A Difference that Divides

Differences can divide us, making our marriages messy and full of pain …
especially when those differences are spiritual or faith-based. God clearly reminds us that our faith can be a stumbling block to those who don’t believe (Rom. 9:31-33). And the Apostle Paul warns us against being “yoked together” with unbelievers (2 Cor. 6:14).
But sometimes a spiritual mismatch just happens or remains.
So what then? How can you come together with a spouse who does not value the relationship you hold so dear with God? In fact, many times in a spiritually mismatched marriage, the spouse comes to resent his or her spouse’s faith. It’s as if the unbelieving spouse feels he must compete with, of all persons, God! Talk about feeling intimidated!

Since I do not have, nor have I ever had, this problem in my marriage, I will not attempt to give answers from my own perspective. But I certainly can recommend a book, Surviving a Spiritual Mismatch, from two authors, Lee and Leslie Strobel, who have been through this difficult dynamic in their own marriage.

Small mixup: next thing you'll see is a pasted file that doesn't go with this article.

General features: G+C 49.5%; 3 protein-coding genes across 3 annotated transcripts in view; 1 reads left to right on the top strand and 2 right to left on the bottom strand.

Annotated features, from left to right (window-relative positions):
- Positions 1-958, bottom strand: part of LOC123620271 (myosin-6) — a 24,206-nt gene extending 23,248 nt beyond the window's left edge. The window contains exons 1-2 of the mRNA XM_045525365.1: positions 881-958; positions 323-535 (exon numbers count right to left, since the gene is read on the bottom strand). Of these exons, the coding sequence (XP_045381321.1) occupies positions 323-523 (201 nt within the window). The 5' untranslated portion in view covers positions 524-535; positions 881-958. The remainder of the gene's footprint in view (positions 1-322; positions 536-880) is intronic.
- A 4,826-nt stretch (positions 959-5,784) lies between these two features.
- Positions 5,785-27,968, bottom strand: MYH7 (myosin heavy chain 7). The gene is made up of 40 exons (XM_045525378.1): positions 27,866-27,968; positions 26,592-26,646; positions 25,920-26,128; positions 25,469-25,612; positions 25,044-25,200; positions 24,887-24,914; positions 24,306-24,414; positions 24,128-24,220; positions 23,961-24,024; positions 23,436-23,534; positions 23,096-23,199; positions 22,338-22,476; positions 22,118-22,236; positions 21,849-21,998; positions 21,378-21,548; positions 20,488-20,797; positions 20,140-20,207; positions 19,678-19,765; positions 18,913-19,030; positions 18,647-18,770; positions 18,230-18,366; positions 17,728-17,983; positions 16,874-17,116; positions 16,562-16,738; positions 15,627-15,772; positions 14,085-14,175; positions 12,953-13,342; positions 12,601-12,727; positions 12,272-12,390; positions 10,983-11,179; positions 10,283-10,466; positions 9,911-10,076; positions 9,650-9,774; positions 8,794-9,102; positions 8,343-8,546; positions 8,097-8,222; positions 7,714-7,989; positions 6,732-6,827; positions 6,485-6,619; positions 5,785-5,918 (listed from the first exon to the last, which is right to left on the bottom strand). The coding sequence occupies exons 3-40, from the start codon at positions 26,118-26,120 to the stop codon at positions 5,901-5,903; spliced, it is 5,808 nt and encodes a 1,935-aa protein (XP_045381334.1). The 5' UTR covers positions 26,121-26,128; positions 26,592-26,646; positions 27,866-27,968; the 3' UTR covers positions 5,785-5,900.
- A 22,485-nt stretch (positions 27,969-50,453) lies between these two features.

If you are in a relationship with someone who does not share your beliefs about God, even if you feel your spouse is a believer but isn’t pursuing God as he or she should, then this would be a great read for you.
Allow me to give you a little background on Lee and Leslie. At one time Lee was a staunch atheist who worked as an award-winning legal editor of the Chicago Tribune. Early in Lee and Leslie’s marriage, they felt this difference dividing them when she became a Christian. As the book unfolds, both Lee and Leslie share from their own individual perspectives.

They go on to share the things that drew Lee closer to Leslie’s faith, as well as, the things that flat out turned him off. After much trial and turmoil in their marriage, Lee eventually willingly and joyfully surrendered his life to Christ. Fast forward to today and Lee is now a powerful minister to the skeptic, as well as, to those who struggle with a spouse who is a skeptic or antagonistic toward faith in God.

This book will open your eyes to the struggle that is behind a spiritual mismatch and will give you principles to follow that will give you the ability to persevere and potentially break-through the barriers that stand in your spouse’s way.